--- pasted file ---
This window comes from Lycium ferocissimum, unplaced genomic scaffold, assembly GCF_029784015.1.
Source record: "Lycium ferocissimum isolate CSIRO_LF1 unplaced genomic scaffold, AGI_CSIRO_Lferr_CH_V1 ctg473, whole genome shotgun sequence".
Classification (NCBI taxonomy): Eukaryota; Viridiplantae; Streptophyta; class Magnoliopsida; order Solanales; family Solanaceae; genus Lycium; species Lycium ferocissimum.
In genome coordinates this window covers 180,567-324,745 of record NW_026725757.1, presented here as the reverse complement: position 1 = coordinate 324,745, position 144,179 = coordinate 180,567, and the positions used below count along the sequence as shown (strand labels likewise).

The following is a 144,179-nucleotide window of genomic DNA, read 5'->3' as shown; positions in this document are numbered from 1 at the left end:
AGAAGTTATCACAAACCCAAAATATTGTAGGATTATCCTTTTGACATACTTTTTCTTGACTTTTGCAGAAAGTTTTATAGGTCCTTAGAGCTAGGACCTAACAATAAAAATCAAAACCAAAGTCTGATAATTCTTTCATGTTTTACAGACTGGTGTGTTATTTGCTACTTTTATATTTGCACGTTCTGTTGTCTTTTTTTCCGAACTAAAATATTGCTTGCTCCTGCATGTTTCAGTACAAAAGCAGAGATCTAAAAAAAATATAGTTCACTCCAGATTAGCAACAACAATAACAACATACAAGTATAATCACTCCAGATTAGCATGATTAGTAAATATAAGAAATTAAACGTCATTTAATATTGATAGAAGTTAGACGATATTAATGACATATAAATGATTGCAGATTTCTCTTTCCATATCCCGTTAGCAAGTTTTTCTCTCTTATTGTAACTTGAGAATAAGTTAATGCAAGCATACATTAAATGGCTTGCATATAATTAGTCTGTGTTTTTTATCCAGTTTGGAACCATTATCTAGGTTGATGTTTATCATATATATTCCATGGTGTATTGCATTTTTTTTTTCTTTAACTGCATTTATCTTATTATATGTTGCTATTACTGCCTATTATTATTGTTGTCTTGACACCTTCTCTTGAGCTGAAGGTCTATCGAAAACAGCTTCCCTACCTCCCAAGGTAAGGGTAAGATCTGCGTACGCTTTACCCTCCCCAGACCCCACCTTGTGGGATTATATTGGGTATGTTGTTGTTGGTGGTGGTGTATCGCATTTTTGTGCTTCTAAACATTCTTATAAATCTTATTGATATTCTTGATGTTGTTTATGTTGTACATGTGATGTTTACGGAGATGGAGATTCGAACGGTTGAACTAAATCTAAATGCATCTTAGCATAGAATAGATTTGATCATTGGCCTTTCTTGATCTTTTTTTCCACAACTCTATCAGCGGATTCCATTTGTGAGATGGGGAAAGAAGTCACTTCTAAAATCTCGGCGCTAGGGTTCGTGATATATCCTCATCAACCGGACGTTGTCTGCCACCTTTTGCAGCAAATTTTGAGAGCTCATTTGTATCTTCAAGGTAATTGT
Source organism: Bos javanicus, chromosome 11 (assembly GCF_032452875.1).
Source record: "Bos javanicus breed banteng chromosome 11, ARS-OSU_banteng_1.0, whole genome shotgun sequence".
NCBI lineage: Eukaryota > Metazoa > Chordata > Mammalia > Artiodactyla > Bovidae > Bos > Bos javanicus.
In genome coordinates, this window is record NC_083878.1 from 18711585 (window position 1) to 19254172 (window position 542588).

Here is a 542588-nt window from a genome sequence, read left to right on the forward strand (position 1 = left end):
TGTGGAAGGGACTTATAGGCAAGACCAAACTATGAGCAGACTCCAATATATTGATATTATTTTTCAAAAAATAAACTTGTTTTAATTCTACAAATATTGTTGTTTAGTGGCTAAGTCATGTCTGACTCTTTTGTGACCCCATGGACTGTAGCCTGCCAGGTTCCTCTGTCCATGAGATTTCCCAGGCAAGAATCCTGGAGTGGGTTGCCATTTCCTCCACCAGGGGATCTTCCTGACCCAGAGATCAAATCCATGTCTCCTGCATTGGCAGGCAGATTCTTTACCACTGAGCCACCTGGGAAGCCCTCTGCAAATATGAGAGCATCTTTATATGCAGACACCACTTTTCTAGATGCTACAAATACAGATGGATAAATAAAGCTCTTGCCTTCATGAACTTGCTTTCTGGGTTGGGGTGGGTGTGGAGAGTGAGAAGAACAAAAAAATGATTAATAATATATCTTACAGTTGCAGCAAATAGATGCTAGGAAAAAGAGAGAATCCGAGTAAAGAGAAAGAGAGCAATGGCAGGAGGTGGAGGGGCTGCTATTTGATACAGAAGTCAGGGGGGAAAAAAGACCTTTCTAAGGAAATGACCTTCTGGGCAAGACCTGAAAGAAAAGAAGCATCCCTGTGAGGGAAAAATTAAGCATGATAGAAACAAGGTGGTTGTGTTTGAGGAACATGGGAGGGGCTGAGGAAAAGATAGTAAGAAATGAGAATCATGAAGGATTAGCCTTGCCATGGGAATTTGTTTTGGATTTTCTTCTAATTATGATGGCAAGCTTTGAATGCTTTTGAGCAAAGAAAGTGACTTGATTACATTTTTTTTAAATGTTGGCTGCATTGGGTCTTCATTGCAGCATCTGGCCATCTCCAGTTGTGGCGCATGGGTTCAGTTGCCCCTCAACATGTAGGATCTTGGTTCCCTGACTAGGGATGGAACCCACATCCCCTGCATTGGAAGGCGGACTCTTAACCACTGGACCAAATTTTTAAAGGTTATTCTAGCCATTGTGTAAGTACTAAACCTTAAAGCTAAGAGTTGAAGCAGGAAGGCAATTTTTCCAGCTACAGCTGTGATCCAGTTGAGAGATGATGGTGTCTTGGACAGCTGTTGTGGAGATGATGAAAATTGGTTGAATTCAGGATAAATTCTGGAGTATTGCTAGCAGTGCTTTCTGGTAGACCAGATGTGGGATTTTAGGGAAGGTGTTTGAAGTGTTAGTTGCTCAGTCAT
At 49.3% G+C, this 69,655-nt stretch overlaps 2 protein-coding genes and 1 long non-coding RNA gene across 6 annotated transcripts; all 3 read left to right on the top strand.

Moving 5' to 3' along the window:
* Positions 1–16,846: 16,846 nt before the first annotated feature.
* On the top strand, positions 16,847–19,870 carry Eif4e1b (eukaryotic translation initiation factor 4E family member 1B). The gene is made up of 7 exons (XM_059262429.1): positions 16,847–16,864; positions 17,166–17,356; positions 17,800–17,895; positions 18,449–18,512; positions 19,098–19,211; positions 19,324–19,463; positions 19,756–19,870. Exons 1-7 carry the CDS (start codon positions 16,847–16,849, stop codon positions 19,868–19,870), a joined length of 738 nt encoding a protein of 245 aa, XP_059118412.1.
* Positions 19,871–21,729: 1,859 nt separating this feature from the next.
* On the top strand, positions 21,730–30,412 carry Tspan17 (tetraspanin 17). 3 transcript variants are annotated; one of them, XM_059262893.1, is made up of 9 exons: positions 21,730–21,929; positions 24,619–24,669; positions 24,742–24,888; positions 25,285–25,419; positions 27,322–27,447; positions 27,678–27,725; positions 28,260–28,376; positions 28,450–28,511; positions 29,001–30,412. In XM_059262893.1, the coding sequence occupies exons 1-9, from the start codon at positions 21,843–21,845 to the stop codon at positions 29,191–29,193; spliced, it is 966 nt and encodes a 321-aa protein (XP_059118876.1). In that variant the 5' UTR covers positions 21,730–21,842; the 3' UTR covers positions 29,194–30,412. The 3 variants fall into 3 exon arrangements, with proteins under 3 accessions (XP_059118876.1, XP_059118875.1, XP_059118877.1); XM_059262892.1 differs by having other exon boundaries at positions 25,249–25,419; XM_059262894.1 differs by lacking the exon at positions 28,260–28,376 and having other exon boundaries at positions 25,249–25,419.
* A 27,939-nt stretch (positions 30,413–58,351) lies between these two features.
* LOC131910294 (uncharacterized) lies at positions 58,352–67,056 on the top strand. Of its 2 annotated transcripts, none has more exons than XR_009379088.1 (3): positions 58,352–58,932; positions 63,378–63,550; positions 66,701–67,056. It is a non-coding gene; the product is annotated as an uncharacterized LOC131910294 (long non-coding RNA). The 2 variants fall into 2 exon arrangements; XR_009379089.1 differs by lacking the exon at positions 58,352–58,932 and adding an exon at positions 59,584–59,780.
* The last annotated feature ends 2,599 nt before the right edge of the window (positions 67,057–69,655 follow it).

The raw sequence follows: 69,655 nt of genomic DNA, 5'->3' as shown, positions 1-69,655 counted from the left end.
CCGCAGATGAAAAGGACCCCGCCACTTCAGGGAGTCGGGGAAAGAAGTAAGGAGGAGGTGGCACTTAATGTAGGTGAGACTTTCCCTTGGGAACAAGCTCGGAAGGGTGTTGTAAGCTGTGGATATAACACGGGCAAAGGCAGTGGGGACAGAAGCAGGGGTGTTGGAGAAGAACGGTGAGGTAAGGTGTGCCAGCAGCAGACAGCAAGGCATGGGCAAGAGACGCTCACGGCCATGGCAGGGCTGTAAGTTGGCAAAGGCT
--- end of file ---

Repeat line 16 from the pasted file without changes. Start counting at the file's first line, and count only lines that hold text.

* On the top strand, positions 16,847–19,870 carry Eif4e1b (eukaryotic translation initiation factor 4E family member 1B). The gene is made up of 7 exons (XM_059262429.1): positions 16,847–16,864; positions 17,166–17,356; positions 17,800–17,895; positions 18,449–18,512; positions 19,098–19,211; positions 19,324–19,463; positions 19,756–19,870. Exons 1-7 carry the CDS (start codon positions 16,847–16,849, stop codon positions 19,868–19,870), a joined length of 738 nt encoding a protein of 245 aa, XP_059118412.1.